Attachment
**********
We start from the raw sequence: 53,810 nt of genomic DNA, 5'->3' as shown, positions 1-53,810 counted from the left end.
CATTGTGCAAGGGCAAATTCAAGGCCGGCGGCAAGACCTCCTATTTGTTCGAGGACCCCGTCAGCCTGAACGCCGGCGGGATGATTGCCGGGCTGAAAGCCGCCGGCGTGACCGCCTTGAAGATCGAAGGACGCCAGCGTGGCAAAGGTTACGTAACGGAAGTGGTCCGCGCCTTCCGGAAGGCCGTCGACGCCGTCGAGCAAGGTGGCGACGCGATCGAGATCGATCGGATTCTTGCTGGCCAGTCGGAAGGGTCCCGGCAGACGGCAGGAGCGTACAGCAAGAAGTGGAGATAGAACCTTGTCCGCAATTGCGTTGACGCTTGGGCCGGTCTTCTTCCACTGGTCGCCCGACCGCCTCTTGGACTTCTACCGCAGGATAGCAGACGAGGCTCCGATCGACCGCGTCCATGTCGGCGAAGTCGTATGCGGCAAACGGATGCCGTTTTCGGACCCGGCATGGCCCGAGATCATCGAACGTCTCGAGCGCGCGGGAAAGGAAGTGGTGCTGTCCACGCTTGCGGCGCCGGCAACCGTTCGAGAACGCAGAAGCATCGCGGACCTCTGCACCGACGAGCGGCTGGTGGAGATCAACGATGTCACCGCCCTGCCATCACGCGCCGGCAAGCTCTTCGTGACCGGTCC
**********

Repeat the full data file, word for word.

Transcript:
We start from the raw sequence: 53,810 nt of genomic DNA, 5'->3' as shown, positions 1-53,810 counted from the left end.
CATTGTGCAAGGGCAAATTCAAGGCCGGCGGCAAGACCTCCTATTTGTTCGAGGACCCCGTCAGCCTGAACGCCGGCGGGATGATTGCCGGGCTGAAAGCCGCCGGCGTGACCGCCTTGAAGATCGAAGGACGCCAGCGTGGCAAAGGTTACGTAACGGAAGTGGTCCGCGCCTTCCGGAAGGCCGTCGACGCCGTCGAGCAAGGTGGCGACGCGATCGAGATCGATCGGATTCTTGCTGGCCAGTCGGAAGGGTCCCGGCAGACGGCAGGAGCGTACAGCAAGAAGTGGAGATAGAACCTTGTCCGCAATTGCGTTGACGCTTGGGCCGGTCTTCTTCCACTGGTCGCCCGACCGCCTCTTGGACTTCTACCGCAGGATAGCAGACGAGGCTCCGATCGACCGCGTCCATGTCGGCGAAGTCGTATGCGGCAAACGGATGCCGTTTTCGGACCCGGCATGGCCCGAGATCATCGAACGTCTCGAGCGCGCGGGAAAGGAAGTGGTGCTGTCCACGCTTGCGGCGCCGGCAACCGTTCGAGAACGCAGAAGCATCGCGGACCTCTGCACCGACGAGCGGCTGGTGGAGATCAACGATGTCACCGCCCTGCCATCACGCGCCGGCAAGCTCTTCGTGACCGGTCC